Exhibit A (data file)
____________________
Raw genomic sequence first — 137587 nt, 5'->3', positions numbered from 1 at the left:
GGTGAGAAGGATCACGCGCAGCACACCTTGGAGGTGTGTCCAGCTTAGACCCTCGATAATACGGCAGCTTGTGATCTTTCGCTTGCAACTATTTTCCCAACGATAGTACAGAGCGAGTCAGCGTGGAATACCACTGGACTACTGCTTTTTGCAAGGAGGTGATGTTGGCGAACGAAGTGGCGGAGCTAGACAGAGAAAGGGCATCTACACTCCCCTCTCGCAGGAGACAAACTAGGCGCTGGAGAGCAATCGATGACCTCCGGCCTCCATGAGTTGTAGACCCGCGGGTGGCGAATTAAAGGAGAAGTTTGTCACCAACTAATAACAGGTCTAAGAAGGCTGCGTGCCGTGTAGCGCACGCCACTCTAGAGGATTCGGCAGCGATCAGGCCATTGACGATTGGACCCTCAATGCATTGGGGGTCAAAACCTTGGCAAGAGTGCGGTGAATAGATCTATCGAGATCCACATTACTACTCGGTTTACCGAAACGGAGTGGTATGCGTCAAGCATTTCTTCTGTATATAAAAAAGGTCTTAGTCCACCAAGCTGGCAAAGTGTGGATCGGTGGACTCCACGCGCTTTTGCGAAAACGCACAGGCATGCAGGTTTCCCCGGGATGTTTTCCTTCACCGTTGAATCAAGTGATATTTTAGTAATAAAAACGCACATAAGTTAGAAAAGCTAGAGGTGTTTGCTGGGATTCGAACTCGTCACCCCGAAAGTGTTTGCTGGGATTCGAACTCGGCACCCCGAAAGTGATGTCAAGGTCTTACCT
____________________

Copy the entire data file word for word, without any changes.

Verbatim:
Raw genomic sequence first — 137587 nt, 5'->3', positions numbered from 1 at the left:
GGTGAGAAGGATCACGCGCAGCACACCTTGGAGGTGTGTCCAGCTTAGACCCTCGATAATACGGCAGCTTGTGATCTTTCGCTTGCAACTATTTTCCCAACGATAGTACAGAGCGAGTCAGCGTGGAATACCACTGGACTACTGCTTTTTGCAAGGAGGTGATGTTGGCGAACGAAGTGGCGGAGCTAGACAGAGAAAGGGCATCTACACTCCCCTCTCGCAGGAGACAAACTAGGCGCTGGAGAGCAATCGATGACCTCCGGCCTCCATGAGTTGTAGACCCGCGGGTGGCGAATTAAAGGAGAAGTTTGTCACCAACTAATAACAGGTCTAAGAAGGCTGCGTGCCGTGTAGCGCACGCCACTCTAGAGGATTCGGCAGCGATCAGGCCATTGACGATTGGACCCTCAATGCATTGGGGGTCAAAACCTTGGCAAGAGTGCGGTGAATAGATCTATCGAGATCCACATTACTACTCGGTTTACCGAAACGGAGTGGTATGCGTCAAGCATTTCTTCTGTATATAAAAAAGGTCTTAGTCCACCAAGCTGGCAAAGTGTGGATCGGTGGACTCCACGCGCTTTTGCGAAAACGCACAGGCATGCAGGTTTCCCCGGGATGTTTTCCTTCACCGTTGAATCAAGTGATATTTTAGTAATAAAAACGCACATAAGTTAGAAAAGCTAGAGGTGTTTGCTGGGATTCGAACTCGTCACCCCGAAAGTGTTTGCTGGGATTCGAACTCGGCACCCCGAAAGTGATGTCAAGGTCTTACCT